Chapter 10, Problem 58AP

Chapter
Section
Textbook Problem

A vertical cylinder of cross-sectional area A is fitted with a tight-fitting, frictionless piston of mass m (Fig. P10.58). (a) If n moles of an ideal gas are in the cylinder at a temperature of T, use Newton’s second law for equilibrium to show that the height h at which the piston is in equilibrium under its own weight is given by h  =  n R T m g  +  P 0 A where P0 is the atmospheric pressure. (b) Is the pressure inside the cylinder less than, equal to, or greater than atmospheric pressure? (c) If the gas in the cylinder is warmed, how would the answer for h be affected? Figure P10.58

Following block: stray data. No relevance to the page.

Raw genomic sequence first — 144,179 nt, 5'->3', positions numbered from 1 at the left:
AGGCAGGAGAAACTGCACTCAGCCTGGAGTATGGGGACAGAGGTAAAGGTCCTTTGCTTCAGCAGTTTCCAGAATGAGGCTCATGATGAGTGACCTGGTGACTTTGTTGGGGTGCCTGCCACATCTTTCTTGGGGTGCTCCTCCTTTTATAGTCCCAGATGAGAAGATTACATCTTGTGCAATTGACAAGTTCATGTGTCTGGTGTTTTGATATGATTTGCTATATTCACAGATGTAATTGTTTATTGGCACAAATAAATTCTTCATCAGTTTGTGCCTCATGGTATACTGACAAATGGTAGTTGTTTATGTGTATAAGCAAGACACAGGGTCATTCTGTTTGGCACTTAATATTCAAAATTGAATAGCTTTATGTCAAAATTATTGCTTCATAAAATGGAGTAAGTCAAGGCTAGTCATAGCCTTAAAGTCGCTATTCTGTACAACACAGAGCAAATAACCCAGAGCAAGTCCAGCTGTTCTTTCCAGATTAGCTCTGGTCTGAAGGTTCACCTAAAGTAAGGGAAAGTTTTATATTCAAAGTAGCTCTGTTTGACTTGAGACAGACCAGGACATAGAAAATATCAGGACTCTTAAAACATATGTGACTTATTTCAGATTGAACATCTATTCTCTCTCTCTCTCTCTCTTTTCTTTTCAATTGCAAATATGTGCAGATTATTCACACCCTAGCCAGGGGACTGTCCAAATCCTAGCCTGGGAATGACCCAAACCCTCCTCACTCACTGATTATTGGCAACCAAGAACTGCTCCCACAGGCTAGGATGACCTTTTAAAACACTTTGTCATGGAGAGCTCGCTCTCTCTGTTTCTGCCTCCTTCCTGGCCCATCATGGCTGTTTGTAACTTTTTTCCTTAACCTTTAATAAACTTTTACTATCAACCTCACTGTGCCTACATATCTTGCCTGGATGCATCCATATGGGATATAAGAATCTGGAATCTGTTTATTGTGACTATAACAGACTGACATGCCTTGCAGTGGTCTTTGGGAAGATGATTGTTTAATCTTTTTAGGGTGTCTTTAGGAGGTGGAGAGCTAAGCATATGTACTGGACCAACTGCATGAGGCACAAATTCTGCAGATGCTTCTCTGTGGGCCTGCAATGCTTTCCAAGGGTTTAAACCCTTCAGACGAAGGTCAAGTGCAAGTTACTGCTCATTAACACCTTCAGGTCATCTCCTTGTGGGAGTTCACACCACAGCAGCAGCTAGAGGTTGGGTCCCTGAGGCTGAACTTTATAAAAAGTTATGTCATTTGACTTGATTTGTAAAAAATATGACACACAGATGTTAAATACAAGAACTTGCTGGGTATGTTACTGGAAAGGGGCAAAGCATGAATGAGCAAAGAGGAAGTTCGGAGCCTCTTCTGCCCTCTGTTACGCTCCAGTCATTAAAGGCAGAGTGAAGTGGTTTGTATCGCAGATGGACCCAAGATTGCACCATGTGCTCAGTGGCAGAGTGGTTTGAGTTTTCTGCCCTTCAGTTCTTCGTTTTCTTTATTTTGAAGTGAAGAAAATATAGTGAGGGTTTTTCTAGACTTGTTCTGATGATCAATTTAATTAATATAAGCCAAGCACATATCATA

(a)

To determine
The height h.

Explanation

Given info: The number of moles of gas is n. The temperature is T. The cross sectional area is A.  Mass of the piston is m. The atmospheric pressure is P0 .

From Newton’s second law,

Fu=mg+Fd (I)

• g is the acceleration due to gravity.
• Fu is the upward force due to the absolute pressure of the gas inside.
• Fd is the downward force due to the atmospheric pressure.

Formula to calculate Fd is,

Fd=P0A (II)

Formula to calculate Fu is,

Fu=PA (III)

From Ideal gas equation, the absolute pressure of the gas is,

P=nRTV (IV)

• V is the volume

(b)

To determine
The pressure inside the cylinder.

(c)

To determine
The change in h when the gas is warmed.

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